Lewis Hamilton cracked Red Bull's run of qualifying dominance on Saturday by securing pole position for the Canadian Grand Prix. But the McLaren driver was using a different tyre in the decisive Q3 segment -- the fragile 'option' or softer ...
Lewis Hamilton cracked Red Bull's run of qualifying dominance on Saturday by securing pole position for the Canadian Grand Prix.
But the McLaren driver was using a different tyre in the decisive Q3 segment -- the fragile 'option' or softer compound, as opposed to the harder 'prime' fitted to the next-best Red Bulls of Mark Webber and Sebastian Vettel.
The three prior practice sessions at the Circuit Gilles Villeneuve proved that Bridgestone's products are struggling this weekend; particularly the option.
Red Bull team boss Christian Horner said earlier in Montreal that it had fallen apart "like cheese" in Canada, moving some to surmise that by qualifying with it on Saturday, McLaren is gambling on an early safety car.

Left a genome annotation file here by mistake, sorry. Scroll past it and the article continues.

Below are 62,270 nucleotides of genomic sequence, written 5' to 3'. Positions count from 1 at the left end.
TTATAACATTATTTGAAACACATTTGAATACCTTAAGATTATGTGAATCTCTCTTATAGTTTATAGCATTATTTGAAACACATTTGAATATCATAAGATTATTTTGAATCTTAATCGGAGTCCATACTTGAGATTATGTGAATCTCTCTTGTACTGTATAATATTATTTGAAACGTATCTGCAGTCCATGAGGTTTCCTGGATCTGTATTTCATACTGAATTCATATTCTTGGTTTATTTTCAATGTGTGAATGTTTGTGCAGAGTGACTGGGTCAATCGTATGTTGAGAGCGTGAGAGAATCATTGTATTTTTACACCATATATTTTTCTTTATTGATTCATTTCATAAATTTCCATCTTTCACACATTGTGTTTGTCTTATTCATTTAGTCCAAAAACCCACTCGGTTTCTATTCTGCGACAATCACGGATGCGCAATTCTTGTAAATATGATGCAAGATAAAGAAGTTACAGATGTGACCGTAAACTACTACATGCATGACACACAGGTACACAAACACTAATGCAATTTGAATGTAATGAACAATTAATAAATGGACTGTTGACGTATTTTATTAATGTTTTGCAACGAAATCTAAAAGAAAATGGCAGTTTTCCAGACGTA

9 of the previous 12 Canadian Grands Prix have seen the safety car appear.
"We would hope for an early-ish safety car, but I think the quickest way to run the race anyway is to start on the soft tyre, run a short (first) stint, and run on the prime for most of the race.
"If there's a safety car it's a very strong strategy," team boss Martin Whitmarsh told the BBC after qualifying.
However, Vettel told reporters that he thinks Red Bull is beginning the race on the "right tyre", because the softer one lasts only "a couple of laps".
Hamilton acknowledged that the option "goes off quite quickly" but raised the high "possibility of a safety car".
The 25-year-old Briton had to be delivered to parc ferme in an FIA car, after his engineer told him to stop on the circuit on the in-lap so there is enough fuel left in the tank for a mandatory fuel sample.
"The FIA don't take kindly to you not having enough fuel to get into the pits at the end of the lap -- they'll be taking a look at that," predicted BBC commentator Martin Brundle.